A smart heart

All photographs courtesy of Vince Camuto.


Braininess becomes Vince Camuto. 

You don’t co-found a legendary fashion company like Nine West and go on to become the chief creative officer and CEO of the Camuto Group – whose expertise extends to BCBGMAXAZRIA, BCBGeneration, Lucky Brand, Tory Burch and the billion-dollar Jessica Simpson brand, not to mention his own – without having real smarts.

But the word that echoes throughout Vince’s sumptuous new “Life of Style” (Assouline,  300 pages, $250) is passion.  Indeed, friend, colleague and fellow Greenwich resident Tommy Hilfiger uses it at least a half-dozen times in his foreword to the hefty tome:

“Everyone says, ‘Vince Camuto has the golden touch,’ and I could not agree more.  But it is not good fortune that turns everything in his presence to gold. Hard work, immense passion, solid business acumen and an immaculate, distinctive sense of style are the driving forces behind the story of his success.”

That irresistible combination of qualities was apparent from his beginnings on the Lower East Side, where he and older sister Frances were raised by their mother, Louise, after their father – Louis, an Italian immigrant – died when Vince was 2. (It’s perhaps more than a coincidence that the name Louis and its feminine form, Louise, are among the most important in his life, as Vince’s wife is also a Louise. (The book is dedicated to them, along with Vince’s five children – Robert, Andrea, John, Christopher and Philip.)

The East Village in the late 1930s and ’40s was a tough but bustling place and Vince went to work early on, earning enough by age 14 to give the family its first refrigerator and taking a job in the back room of a First Avenue shoe store – a foreshadowing of things to come.

But before shoe business there was show business:   Hollywood came calling in the form of an agent who spotted him at Seward Park High School, where Vince studied drama. With his dreamy deep-set eyes and pompadour of dark hair, he was tabbed to be the next Tony Curtis. And as the book’s glamorous glossies and shots of a young, bare-chested Vince lounging in bed or by a Miami pool attest, it wasn’t a far-fetched notion.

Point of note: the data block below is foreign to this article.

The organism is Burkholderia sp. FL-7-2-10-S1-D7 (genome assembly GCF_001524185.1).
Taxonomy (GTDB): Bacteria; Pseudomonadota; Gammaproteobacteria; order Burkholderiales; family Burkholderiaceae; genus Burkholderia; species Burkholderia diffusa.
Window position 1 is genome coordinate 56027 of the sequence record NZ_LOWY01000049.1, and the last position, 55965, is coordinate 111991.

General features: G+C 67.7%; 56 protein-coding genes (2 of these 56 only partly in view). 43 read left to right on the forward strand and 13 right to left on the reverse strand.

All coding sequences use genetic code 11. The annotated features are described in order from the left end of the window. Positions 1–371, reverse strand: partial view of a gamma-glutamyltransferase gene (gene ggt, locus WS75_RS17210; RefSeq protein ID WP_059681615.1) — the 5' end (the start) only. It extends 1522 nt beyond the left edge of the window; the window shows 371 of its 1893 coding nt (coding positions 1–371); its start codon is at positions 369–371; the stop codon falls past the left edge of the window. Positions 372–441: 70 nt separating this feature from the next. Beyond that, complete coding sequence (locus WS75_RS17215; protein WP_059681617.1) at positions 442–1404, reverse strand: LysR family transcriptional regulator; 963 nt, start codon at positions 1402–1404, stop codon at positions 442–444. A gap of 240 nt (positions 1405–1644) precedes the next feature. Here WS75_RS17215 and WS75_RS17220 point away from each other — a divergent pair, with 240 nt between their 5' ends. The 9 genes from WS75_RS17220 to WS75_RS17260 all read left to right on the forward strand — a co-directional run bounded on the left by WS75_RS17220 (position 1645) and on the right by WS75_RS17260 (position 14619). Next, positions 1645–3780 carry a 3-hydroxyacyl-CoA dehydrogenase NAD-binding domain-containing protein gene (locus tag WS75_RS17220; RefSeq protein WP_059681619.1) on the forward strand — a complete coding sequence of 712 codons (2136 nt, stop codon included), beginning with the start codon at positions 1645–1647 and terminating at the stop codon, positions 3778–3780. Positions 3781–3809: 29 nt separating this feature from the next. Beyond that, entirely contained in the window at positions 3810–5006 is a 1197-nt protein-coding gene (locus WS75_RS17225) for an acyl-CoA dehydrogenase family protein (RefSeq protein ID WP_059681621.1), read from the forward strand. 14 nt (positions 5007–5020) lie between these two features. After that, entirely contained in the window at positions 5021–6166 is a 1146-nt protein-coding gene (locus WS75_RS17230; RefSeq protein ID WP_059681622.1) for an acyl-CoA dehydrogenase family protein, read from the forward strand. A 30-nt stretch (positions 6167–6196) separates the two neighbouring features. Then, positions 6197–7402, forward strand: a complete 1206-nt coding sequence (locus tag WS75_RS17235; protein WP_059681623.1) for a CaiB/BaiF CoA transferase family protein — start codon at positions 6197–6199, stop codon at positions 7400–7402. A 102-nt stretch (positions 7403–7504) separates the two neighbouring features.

But soon Vince was a husband to first wife and childhood sweetheart, Anne Ciossi, and father to son Robert. He needed a dependable job. So after an unhappy stint in his brother-in-law’s printing factory, Vince took himself off to the unemployment office and snagged a job as complaint manager at I. Miller, the tony Fifth Avenue shoe store. It was there that the seeds for Vince Camuto, shoe impresario, were planted, as he learned from the models, actresses and other well-heeled women who frequented the shop what worked when it came to housing the tootsies and what didn’t.

Soon, he was e“vince”ing another trait that must be a key to his stunning success, the willingness to go wherever opportunity took him – shoe companies up and down the Eastern seaboard; Europe for trend-spotting; Japan’s Ginza factory to create shoes that married East and West; Brazil to work with shoe factories on behalf of the Bank of Sumitomo; and back to Manhattan to form a partnership with Jerome Fisher in 1977.

“Some people dream things will happen,” Vince writes. “Some people want things to happen. Some people make things happen.”

The Fisher Camuto Corp. had its headquarters in the Solow Building, 9 W. 57 St., off Fifth Avenue.  You can’t miss it because of the big red “9” on the sidewalk in front of it. The brand 9 West (ultimately Nine West) was thus born.

Drawing on a network of Brazilian factories, a talent for trend-spotting and an against-the-grain philosophy that banked on the female willingness to pay a little more for quality, Vince expanded Nine West to embrace brands like Easy Spirit, Bandolino and Evan Picone; developed labels like Enzo Angiolini; and added handbags, coats and other items, doubling sales to almost $2 billion and earning an honorary doctorate from Roger Williams University in the process.

At the close of the 20th century, Jones Apparel Group bought Nine West for $900 million. It was at that time that Vince – divorced from his second wife, Kristen Benson, mother of sons John and Christopher – met interior designer Louise Drevenstam.

“She is Vince’s secret weapon,” Hilfiger writes. And Vince himself describes her as “my muse and the love of my life.”

The Camutos are partners in every sense of the word – starting the Camuto Group in 2001, marrying two years later – and that includes in their trio of homes. Wooldon Manor, an English Tudor-style manse in Southampton once owned by a Woolworth, and Villa Maria, a neoclassical property in Water Mill that was once the home of the Sisters of the Order of St. Dominic, are the relatively understated, elegant Long Island bookends to the over-the-top ornamentation that is Chateau Ridge in Greenwich, the primary residence.

“Chateau Ridge… will have you believing that you stepped back in time to the Loire Valley in seventeenth-century France,” Hilfiger writes.

And then some.  Built between 1924 and ’27 on a hill in Greenwich’s backcountry, Chateau Ridge underwent a five-year renovation when Vince brought the property in the 1980s that echoes the Renaissance through 19th centuries, with furnishings, wall hangings, frescoes, sculpture and gardens that pay homage in particular to Catherine de’ Medici and Louis XIV. It ushers in a new gilded age.

And yet for Vince and Louise, it remains their home, a place where their children and grandson (Robert’s child, Dantino) can gather.

“Shoe love is true love,” Vince writes. But family, he says, is his greatest achievement.

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